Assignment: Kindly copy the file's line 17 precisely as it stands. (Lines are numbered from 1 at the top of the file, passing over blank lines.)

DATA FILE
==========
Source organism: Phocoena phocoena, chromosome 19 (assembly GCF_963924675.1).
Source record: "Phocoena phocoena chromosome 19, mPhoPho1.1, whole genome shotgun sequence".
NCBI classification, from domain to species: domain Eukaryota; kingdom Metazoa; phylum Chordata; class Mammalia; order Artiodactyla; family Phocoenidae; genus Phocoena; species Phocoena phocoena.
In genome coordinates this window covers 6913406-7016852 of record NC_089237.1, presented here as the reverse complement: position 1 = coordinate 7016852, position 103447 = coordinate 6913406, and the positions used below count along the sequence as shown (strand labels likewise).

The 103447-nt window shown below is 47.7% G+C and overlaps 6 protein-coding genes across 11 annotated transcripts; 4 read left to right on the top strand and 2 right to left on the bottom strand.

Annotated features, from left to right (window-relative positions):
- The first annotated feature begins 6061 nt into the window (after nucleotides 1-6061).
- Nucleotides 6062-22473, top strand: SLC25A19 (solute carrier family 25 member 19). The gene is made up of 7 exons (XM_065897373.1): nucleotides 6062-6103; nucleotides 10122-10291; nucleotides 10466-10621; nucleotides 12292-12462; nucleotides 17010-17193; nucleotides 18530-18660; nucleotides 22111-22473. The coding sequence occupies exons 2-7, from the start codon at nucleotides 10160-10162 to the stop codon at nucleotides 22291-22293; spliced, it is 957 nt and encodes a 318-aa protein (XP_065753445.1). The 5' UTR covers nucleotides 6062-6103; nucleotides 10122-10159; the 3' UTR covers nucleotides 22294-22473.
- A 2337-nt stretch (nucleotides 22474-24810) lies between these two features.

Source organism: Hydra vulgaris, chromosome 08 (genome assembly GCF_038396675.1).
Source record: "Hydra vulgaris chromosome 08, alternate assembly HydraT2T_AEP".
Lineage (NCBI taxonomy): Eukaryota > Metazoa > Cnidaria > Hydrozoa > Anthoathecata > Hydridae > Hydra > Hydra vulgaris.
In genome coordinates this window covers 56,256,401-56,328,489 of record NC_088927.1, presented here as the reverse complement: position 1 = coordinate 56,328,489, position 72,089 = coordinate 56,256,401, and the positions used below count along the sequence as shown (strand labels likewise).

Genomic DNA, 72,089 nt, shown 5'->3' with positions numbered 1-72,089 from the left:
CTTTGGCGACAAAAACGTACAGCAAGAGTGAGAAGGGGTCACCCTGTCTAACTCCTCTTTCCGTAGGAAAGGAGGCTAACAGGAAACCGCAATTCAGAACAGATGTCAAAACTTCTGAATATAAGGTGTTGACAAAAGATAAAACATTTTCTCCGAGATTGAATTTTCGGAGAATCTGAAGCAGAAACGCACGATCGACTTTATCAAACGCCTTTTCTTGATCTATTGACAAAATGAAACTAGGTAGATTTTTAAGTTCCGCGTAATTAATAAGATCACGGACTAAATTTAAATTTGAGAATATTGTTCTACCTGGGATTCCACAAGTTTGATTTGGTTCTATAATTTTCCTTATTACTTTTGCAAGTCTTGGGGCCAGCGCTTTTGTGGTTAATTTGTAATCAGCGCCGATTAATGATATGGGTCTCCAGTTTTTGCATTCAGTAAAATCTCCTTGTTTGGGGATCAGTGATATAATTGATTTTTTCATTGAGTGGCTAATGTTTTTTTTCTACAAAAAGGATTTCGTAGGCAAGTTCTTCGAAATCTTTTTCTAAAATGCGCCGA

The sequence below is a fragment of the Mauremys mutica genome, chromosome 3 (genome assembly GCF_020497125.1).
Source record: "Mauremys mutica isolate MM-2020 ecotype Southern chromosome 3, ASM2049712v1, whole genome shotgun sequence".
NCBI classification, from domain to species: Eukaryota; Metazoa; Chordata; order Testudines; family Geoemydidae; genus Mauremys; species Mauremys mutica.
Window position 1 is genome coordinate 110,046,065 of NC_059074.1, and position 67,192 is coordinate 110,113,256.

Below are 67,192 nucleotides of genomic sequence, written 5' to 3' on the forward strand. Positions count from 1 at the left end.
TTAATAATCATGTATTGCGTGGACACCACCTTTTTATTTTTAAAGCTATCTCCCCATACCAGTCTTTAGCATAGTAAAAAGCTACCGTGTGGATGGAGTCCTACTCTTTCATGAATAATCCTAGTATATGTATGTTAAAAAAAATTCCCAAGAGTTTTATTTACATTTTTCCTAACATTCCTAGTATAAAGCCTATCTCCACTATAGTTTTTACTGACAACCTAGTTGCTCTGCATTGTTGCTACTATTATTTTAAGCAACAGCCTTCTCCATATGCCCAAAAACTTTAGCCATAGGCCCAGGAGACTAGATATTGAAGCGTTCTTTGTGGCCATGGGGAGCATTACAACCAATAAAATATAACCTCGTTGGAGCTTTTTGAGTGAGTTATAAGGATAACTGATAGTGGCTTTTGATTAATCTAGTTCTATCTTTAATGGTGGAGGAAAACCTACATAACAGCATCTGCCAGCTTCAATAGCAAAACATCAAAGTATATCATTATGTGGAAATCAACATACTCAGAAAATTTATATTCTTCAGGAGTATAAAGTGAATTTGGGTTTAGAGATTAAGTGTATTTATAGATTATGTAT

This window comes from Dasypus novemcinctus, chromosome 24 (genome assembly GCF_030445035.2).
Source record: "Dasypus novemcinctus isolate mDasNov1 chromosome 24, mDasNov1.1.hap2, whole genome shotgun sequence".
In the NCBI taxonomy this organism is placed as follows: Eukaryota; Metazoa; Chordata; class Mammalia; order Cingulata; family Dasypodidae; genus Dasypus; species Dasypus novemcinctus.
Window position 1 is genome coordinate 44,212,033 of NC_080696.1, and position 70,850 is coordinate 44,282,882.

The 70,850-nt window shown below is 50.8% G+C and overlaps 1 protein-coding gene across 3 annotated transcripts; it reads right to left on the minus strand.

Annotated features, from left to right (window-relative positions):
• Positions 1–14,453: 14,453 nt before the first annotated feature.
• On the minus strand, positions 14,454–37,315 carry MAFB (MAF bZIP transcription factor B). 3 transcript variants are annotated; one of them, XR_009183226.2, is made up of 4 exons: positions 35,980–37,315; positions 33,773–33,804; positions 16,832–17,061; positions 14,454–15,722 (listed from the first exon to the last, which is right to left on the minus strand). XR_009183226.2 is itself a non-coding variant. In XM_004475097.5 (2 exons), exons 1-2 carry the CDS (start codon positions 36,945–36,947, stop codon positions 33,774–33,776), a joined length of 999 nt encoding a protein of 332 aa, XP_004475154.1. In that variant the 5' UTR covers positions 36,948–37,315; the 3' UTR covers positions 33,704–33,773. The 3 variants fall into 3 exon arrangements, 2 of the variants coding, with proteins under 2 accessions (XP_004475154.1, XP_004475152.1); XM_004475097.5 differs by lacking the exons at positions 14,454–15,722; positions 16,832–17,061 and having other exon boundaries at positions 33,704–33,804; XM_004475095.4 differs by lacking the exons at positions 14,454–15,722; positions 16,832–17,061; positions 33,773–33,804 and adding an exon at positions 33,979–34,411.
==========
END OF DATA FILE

Source record: "Mauremys mutica isolate MM-2020 ecotype Southern chromosome 3, ASM2049712v1, whole genome shotgun sequence".